A Tale of Two Cities: Minor Characters

A Tale of 2 Cities: Minor Characters

A Tale of Two Cities: Functions of Minor Characters Every story in the history of literature has one or more characters that are not as considerable as other characters. Although these characters aren’t as crucial, they serve to advance the plot or are symbolically essential. There are certainly various representations of these characters in A Tale of 2 Cities, by Charles Dickens. 2 examples are Lucie Manette Darnay and Miss Pross. Both of these flat characters are necessary in the advancement of the story. Lucie Manette Darnay played a crucial and symbolic role in the novel.

Dickens explained her as “the golden thread” of the unique, weaving its great throughout the plot. Together with her excellent nature, she was likewise young and appealing. Dickens explained her as having:? a brief, small, pretty figure, an amount of golden hair, and a pair of blue eyes? and a forehead with a particular capability? of lifting and knitting itself into an expression that was not quite among perplexity, or wonder, or alarm, or merely of a brilliant set attention, though it included all the 4 expressions. (Dickens 17)

Dickens produced Lucie to be a perfect instead of a real woman. She represented all that is excellent in humanity? innocence, generosity, faith, and hope? and she functioned as a touchstone for other characters to find those qualities within themselves. Lucie is a caring and devoted partner to Charles Darnay. After Darnay’s death sentence she informs him: We shall not be separated long. I feel that this will break my heart by-and-by; however I will do my responsibility while I can, and when I leave her, God will raise up friends for her, as He provided for me. 272) Lucie is certainly a symbol for great and righteousness. She is “the golden thread” that binds the other characters together. She is secured by Miss Pross, committed to her daddy, Physician Manette, enjoyed by Sydney Container, a friend of Mr. Truck, and was married to Charles Darnay. Another small character significant to the story is Madame Defarge. Defarge is the antithesis of Lucie. Defarge’s entire household died when she was a young girl. She possesses a severe revenge towards the people who killed them.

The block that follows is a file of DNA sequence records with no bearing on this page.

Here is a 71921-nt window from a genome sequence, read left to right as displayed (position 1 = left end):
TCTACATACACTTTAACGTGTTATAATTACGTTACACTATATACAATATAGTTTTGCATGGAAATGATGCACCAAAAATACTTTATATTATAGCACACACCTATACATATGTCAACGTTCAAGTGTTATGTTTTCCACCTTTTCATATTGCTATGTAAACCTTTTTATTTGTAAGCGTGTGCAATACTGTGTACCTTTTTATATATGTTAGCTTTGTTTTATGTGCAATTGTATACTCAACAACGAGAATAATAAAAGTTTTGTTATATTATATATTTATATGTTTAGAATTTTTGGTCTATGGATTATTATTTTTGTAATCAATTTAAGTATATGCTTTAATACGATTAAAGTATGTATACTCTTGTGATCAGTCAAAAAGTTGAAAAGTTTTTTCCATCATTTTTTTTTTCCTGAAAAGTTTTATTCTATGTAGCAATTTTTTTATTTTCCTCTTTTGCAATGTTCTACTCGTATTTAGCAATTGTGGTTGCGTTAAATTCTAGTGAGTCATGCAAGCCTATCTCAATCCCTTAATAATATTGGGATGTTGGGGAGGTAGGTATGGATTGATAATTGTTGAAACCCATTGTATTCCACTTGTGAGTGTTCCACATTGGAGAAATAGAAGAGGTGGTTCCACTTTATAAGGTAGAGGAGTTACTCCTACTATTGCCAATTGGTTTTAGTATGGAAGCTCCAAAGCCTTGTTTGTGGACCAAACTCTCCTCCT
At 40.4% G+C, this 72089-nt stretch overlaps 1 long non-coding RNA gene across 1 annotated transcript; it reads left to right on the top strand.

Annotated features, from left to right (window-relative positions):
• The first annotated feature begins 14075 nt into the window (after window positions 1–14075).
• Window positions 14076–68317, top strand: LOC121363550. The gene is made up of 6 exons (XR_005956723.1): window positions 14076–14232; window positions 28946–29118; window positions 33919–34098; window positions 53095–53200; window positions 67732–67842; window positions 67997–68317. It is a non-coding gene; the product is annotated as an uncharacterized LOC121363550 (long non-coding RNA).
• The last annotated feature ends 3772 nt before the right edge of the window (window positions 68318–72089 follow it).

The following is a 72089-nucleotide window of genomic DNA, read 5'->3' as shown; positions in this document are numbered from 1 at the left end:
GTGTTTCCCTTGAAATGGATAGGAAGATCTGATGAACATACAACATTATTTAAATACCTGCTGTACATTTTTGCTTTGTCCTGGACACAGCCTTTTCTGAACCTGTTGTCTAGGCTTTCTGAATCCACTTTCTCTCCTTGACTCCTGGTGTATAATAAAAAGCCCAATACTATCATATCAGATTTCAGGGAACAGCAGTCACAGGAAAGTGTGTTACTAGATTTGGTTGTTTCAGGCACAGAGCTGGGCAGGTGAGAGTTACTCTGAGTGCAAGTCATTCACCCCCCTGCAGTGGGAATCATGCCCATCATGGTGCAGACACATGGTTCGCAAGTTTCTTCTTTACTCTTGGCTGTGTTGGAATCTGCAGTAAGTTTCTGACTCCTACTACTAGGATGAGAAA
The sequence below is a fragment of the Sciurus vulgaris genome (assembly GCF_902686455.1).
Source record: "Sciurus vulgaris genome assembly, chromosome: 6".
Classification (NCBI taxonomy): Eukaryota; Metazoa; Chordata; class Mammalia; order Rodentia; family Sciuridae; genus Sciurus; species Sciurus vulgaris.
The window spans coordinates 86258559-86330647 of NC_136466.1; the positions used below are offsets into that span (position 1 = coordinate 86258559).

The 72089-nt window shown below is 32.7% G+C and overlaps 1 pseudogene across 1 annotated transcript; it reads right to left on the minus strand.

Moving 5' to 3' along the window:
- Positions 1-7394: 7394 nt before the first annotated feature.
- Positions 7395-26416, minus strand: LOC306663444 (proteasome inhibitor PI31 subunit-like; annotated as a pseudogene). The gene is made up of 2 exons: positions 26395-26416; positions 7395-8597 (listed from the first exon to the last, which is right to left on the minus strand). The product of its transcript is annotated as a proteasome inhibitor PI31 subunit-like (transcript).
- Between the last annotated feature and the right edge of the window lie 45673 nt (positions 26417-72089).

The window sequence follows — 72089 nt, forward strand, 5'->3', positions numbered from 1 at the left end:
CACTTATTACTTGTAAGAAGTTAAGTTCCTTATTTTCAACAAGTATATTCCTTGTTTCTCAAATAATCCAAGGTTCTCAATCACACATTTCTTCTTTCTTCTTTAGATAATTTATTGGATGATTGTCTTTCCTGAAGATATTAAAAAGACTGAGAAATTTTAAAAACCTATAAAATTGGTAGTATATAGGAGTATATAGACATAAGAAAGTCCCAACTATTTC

She condemned not just the people that did it, however also the entire Evremonde family line to which the murderers were from. She would inscribe the names into her knitting registry of individuals she doomed to death. Her drive to attain retribution drove her to devote horrible acts. Her wicked mind set is exemplified in the following:” When the time comes, let loose a tiger and a devil; however await the time with the tiger and the devil chained? not shown, yet always all set. (Dickens 165)

Her hatred and sense of vengeance have actually stimulated evil ideas and actions in Defarge. Symbolically, Madame Defarge represents the intensity and bloodthirst behind the Transformation. Her views of the ideal course of the Transformation are exposed in a discussion in between her, her husband, and the Jacques Three:? It is true what Madame says,’ observed Jacques 3.? Why stop? There is excellent force in that. Why stop?’? Well, well,’ reasoned Defarge,? but one need to stop someplace. After all, the question is still where?’? At extermination,’ stated Madame. (317 )

Her relentless drive for vengeance makes her strong, but it ultimately ruins her since she is not able to understand the powerful love that gives Carton the strength to die for Darnay, and Miss Pross the courage to beat her. In conclusion, small characters are consisted of in the story for a reason. Each character has a purpose, large or little, that is symbolic or advances the plot. Lucie and Defarge, although opposites in character, played equivalent parts in their satisfaction of the story. Dickens knew that for every single good there must be wicked, for each light there must be dark, and for each Lucie Manette Darnay there must be a Madame Defarge.

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